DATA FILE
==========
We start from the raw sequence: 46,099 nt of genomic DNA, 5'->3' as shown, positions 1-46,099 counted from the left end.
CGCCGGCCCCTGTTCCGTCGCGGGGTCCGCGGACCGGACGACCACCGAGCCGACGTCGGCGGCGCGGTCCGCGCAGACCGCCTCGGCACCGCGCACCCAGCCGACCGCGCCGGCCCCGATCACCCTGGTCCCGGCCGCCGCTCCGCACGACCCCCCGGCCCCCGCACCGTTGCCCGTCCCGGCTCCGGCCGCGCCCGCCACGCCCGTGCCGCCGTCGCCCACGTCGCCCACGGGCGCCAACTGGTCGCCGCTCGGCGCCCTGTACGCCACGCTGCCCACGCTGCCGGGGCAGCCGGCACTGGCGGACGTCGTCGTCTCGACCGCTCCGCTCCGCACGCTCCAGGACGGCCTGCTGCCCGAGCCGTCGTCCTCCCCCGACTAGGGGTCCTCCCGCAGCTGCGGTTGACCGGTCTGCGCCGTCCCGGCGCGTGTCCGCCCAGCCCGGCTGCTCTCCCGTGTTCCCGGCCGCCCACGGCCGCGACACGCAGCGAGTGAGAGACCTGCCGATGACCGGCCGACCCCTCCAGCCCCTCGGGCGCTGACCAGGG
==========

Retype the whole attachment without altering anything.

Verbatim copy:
We start from the raw sequence: 46,099 nt of genomic DNA, 5'->3' as shown, positions 1-46,099 counted from the left end.
CGCCGGCCCCTGTTCCGTCGCGGGGTCCGCGGACCGGACGACCACCGAGCCGACGTCGGCGGCGCGGTCCGCGCAGACCGCCTCGGCACCGCGCACCCAGCCGACCGCGCCGGCCCCGATCACCCTGGTCCCGGCCGCCGCTCCGCACGACCCCCCGGCCCCCGCACCGTTGCCCGTCCCGGCTCCGGCCGCGCCCGCCACGCCCGTGCCGCCGTCGCCCACGTCGCCCACGGGCGCCAACTGGTCGCCGCTCGGCGCCCTGTACGCCACGCTGCCCACGCTGCCGGGGCAGCCGGCACTGGCGGACGTCGTCGTCTCGACCGCTCCGCTCCGCACGCTCCAGGACGGCCTGCTGCCCGAGCCGTCGTCCTCCCCCGACTAGGGGTCCTCCCGCAGCTGCGGTTGACCGGTCTGCGCCGTCCCGGCGCGTGTCCGCCCAGCCCGGCTGCTCTCCCGTGTTCCCGGCCGCCCACGGCCGCGACACGCAGCGAGTGAGAGACCTGCCGATGACCGGCCGACCCCTCCAGCCCCTCGGGCGCTGACCAGGG